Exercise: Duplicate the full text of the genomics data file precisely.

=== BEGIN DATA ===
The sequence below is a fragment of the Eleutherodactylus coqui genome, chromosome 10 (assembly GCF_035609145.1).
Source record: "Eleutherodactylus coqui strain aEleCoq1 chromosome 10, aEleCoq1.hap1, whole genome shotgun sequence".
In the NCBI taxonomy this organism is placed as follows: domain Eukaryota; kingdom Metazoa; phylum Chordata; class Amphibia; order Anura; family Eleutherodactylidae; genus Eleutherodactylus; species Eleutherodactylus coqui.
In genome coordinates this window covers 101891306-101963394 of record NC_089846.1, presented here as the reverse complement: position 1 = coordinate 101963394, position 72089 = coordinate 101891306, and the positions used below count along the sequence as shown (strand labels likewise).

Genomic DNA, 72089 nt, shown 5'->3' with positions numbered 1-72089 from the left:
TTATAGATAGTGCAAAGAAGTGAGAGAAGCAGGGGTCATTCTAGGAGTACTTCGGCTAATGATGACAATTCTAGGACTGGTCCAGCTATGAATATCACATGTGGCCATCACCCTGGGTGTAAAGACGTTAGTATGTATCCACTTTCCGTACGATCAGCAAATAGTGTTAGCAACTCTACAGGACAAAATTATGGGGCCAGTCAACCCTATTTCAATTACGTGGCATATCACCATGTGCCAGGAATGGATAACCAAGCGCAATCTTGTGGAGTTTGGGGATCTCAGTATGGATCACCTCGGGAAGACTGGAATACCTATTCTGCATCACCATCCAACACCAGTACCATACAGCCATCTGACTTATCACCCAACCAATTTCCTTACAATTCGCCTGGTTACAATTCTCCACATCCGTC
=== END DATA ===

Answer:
The sequence below is a fragment of the Eleutherodactylus coqui genome, chromosome 10 (assembly GCF_035609145.1).
Source record: "Eleutherodactylus coqui strain aEleCoq1 chromosome 10, aEleCoq1.hap1, whole genome shotgun sequence".
In the NCBI taxonomy this organism is placed as follows: domain Eukaryota; kingdom Metazoa; phylum Chordata; class Amphibia; order Anura; family Eleutherodactylidae; genus Eleutherodactylus; species Eleutherodactylus coqui.
In genome coordinates this window covers 101891306-101963394 of record NC_089846.1, presented here as the reverse complement: position 1 = coordinate 101963394, position 72089 = coordinate 101891306, and the positions used below count along the sequence as shown (strand labels likewise).

Genomic DNA, 72089 nt, shown 5'->3' with positions numbered 1-72089 from the left:
TTATAGATAGTGCAAAGAAGTGAGAGAAGCAGGGGTCATTCTAGGAGTACTTCGGCTAATGATGACAATTCTAGGACTGGTCCAGCTATGAATATCACATGTGGCCATCACCCTGGGTGTAAAGACGTTAGTATGTATCCACTTTCCGTACGATCAGCAAATAGTGTTAGCAACTCTACAGGACAAAATTATGGGGCCAGTCAACCCTATTTCAATTACGTGGCATATCACCATGTGCCAGGAATGGATAACCAAGCGCAATCTTGTGGAGTTTGGGGATCTCAGTATGGATCACCTCGGGAAGACTGGAATACCTATTCTGCATCACCATCCAACACCAGTACCATACAGCCATCTGACTTATCACCCAACCAATTTCCTTACAATTCGCCTGGTTACAATTCTCCACATCCGTC